The first one is where the Artificial Intelligence Model uses knowledge about the real world, such that it derives knowledge from a certain set of (background) knowledge from hidden knowledge but deductible from it. Such a model is called an expert system. Since this model must be part of the exact world, knowledge must be written in an artificial formal language (mathematics, formal logic, programming language), ie in a language with an exact interpretation, and therefore it can not be a native language with a vague, emotional and subjective interpretations - connotations. This knowledge must therefore be acquired through the method of exact science. It should be noted that the knowledge gained from the natural vague, subjective and emotional human knowledge expressed in the native language is not transferable to exact knowledge, which can be described in the exact formal language, see Vagnost. If the natural language language constructs are embedded in the exact world (mathematics, formal logic, programming languages), we must give up their natural, human-assigned meaning, because in an exact world there is no agent who can identify, use and process it capable only of human psyche). Such language constructs can be processed as any string of symbols, but without their natural interpretation. Either ignorance or ignorance of the above-mentioned possibilities of entering into the exact world, mistaken attempts to use natural language knowledge gained from natural human knowledge have been discovered at the beginning of the thoughts of artificial intelligence.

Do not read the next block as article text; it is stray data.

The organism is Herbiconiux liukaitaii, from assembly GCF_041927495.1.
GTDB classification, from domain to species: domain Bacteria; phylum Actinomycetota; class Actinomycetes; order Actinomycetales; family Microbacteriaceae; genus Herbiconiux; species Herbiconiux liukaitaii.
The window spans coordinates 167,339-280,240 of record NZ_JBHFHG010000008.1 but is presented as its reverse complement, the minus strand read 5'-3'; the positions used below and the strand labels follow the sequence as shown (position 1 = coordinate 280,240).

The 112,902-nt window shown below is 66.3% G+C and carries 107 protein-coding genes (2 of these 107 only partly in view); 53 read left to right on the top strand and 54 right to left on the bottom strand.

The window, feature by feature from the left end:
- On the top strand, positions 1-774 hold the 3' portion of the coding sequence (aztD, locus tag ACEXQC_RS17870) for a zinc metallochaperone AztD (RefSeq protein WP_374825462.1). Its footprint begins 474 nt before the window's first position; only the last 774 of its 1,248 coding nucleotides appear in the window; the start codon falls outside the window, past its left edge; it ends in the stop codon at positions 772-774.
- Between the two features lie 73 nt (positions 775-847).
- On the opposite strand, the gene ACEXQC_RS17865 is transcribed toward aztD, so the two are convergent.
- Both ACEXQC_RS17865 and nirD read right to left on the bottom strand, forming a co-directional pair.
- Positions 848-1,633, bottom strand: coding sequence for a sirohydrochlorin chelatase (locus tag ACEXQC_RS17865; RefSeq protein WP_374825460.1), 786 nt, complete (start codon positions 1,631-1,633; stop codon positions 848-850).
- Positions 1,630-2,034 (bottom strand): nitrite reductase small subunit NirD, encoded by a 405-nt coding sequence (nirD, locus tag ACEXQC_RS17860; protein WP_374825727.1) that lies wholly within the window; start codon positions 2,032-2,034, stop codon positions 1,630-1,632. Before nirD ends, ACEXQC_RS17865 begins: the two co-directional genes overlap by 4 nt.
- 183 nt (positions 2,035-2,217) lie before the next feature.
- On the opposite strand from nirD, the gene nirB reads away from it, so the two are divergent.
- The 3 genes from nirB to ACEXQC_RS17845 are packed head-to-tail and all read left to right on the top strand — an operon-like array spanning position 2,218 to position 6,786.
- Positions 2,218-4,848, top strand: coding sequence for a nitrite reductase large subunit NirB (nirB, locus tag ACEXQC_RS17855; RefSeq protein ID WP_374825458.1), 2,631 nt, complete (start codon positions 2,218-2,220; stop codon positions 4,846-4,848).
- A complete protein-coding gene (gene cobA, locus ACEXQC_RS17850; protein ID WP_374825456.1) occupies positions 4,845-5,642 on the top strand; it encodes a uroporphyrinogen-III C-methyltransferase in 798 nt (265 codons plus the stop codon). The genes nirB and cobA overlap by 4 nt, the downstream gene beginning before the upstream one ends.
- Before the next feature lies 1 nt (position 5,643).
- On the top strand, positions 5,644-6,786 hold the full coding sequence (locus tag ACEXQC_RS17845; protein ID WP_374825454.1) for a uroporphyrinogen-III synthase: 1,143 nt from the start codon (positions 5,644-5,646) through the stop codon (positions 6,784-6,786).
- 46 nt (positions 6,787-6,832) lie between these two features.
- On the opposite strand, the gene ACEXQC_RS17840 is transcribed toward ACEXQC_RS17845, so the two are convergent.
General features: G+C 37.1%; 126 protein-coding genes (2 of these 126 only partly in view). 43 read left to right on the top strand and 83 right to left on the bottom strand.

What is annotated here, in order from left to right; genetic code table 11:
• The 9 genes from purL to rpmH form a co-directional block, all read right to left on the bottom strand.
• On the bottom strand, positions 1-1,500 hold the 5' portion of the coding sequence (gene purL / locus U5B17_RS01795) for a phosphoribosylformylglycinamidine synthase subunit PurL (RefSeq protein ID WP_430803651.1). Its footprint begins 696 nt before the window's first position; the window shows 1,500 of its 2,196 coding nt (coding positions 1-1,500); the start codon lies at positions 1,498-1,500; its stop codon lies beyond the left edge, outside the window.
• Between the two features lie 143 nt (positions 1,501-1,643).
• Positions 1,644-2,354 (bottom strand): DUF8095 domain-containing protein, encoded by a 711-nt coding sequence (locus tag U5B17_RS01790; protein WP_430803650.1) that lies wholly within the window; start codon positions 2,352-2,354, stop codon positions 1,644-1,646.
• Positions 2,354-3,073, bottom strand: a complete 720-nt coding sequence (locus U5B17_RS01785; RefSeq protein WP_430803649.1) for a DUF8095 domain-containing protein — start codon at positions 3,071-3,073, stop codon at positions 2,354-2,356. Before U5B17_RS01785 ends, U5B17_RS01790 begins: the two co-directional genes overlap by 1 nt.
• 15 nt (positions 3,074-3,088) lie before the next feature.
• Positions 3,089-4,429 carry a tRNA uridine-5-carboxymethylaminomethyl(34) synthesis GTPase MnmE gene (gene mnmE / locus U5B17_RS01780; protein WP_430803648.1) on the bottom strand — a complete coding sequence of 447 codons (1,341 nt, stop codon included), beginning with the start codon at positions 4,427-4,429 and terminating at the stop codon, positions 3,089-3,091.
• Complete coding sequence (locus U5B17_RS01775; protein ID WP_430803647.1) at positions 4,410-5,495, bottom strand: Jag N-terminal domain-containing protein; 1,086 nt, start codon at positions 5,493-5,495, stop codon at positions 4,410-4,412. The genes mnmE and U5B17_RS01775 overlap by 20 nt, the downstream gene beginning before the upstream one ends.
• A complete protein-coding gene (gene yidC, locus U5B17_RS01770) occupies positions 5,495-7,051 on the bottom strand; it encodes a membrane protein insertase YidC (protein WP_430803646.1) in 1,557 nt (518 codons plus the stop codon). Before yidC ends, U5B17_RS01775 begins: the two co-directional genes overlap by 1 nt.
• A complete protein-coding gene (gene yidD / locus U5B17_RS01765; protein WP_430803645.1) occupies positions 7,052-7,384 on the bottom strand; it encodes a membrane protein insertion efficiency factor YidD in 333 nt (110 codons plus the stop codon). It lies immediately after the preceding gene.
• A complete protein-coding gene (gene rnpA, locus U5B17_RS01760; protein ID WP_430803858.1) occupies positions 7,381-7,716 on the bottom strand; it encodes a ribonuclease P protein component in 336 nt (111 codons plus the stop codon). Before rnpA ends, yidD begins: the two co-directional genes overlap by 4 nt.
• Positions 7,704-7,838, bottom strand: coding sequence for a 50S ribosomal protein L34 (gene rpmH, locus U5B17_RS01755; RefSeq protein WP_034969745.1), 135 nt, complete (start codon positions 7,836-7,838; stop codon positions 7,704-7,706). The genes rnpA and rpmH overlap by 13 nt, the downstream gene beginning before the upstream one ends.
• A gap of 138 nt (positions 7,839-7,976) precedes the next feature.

The second category of problems related to the real world are the intra-psychic processes on which the human intelligence, that is, the processes generated by the real world. These processes are inherently connected with internal vagueness, and so there is no bridge to the exact world, for the above-mentioned bridge, which is a magnitude, requires a ban on inner vagueness, and that is inherently part of the inner-psychic processes. Therefore, the branch of artificial intelligence, which we have described above: Modeling the external manifestations of intelligent human activity does not even attempt it, it has no tools to do so. However, the second branch of artificial intelligence, led by modeling the activity of neural networks, must be noticed. Great hopes are being put into it, but it is necessary to determine to what extent this model can bring closer to the real human brain, ie processes with inherent inner vagueness. Historically, the first mathematical model of neural activity was presented by Warren McCulloch and Walter Pitts in 1943. What is important is that their (mathematical) model belongs to the exact world, and that all their followers go along this path when the original simple model of a neuron is transformed into increasingly complex forms (according to the creative imagination and professional experience of the author) but still as a mathematical (computer) model, a model of an exact world with forbidden internal vagueness. The real inherently vague processes running in the human brain can not be modeled by an exact world, that is, a mathematical language or a computer. A very thorough study of the structure and activity of neuron carried out under an electron microscope is presented by prof. Stuart Hameroff in his book. In it, the neuron is referred to as a very complex unit, having its own autonomy of behavior based on the processing of a vast amount of information used primarily to create its own (intelligent) decision-making capabilities for co-operation with other neurons. Such neurons are approximately 100 billion in the human brain. Since the inherently vague processes of the human brain can not be modeled by the exact world, other modeling tools, probably biological, must be sought. Intra-psychic processes with their inherent connection to intra-psychic vagueness differ from all the processes studied so far in the real world, such as physics, chemistry, etc. As a search for a new path (in this case, a step away from the path programmed by artificial intelligence) use live brain structures, such as rats instead of computer models of neural networks. These living brain structures are, through a suitable interface, involved in artificial (computer) processing systems that are part of, for example, cognitive robots.